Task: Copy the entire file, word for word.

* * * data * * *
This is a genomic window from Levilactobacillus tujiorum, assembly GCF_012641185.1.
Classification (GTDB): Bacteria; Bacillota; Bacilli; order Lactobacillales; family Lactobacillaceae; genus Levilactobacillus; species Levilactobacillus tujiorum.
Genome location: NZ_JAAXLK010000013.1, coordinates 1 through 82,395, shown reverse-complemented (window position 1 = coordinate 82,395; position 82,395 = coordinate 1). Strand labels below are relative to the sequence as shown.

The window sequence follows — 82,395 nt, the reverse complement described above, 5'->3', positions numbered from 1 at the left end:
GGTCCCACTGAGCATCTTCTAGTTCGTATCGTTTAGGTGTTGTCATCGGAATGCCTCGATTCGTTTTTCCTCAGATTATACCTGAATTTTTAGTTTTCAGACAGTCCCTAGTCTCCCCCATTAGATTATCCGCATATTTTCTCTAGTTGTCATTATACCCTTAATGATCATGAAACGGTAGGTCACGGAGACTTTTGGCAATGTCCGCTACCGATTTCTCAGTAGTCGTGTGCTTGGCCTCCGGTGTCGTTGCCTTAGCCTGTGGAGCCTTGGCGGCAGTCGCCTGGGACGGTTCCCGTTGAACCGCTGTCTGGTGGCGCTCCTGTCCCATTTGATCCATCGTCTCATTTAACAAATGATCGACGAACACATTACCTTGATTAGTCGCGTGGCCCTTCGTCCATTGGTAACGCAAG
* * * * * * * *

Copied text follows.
This is a genomic window from Levilactobacillus tujiorum, assembly GCF_012641185.1.
Classification (GTDB): Bacteria; Bacillota; Bacilli; order Lactobacillales; family Lactobacillaceae; genus Levilactobacillus; species Levilactobacillus tujiorum.
Genome location: NZ_JAAXLK010000013.1, coordinates 1 through 82,395, shown reverse-complemented (window position 1 = coordinate 82,395; position 82,395 = coordinate 1). Strand labels below are relative to the sequence as shown.

The window sequence follows — 82,395 nt, the reverse complement described above, 5'->3', positions numbered from 1 at the left end:
GGTCCCACTGAGCATCTTCTAGTTCGTATCGTTTAGGTGTTGTCATCGGAATGCCTCGATTCGTTTTTCCTCAGATTATACCTGAATTTTTAGTTTTCAGACAGTCCCTAGTCTCCCCCATTAGATTATCCGCATATTTTCTCTAGTTGTCATTATACCCTTAATGATCATGAAACGGTAGGTCACGGAGACTTTTGGCAATGTCCGCTACCGATTTCTCAGTAGTCGTGTGCTTGGCCTCCGGTGTCGTTGCCTTAGCCTGTGGAGCCTTGGCGGCAGTCGCCTGGGACGGTTCCCGTTGAACCGCTGTCTGGTGGCGCTCCTGTCCCATTTGATCCATCGTCTCATTTAACAAATGATCGACGAACACATTACCTTGATTAGTCGCGTGGCCCTTCGTCCATTGGTAACGCAAG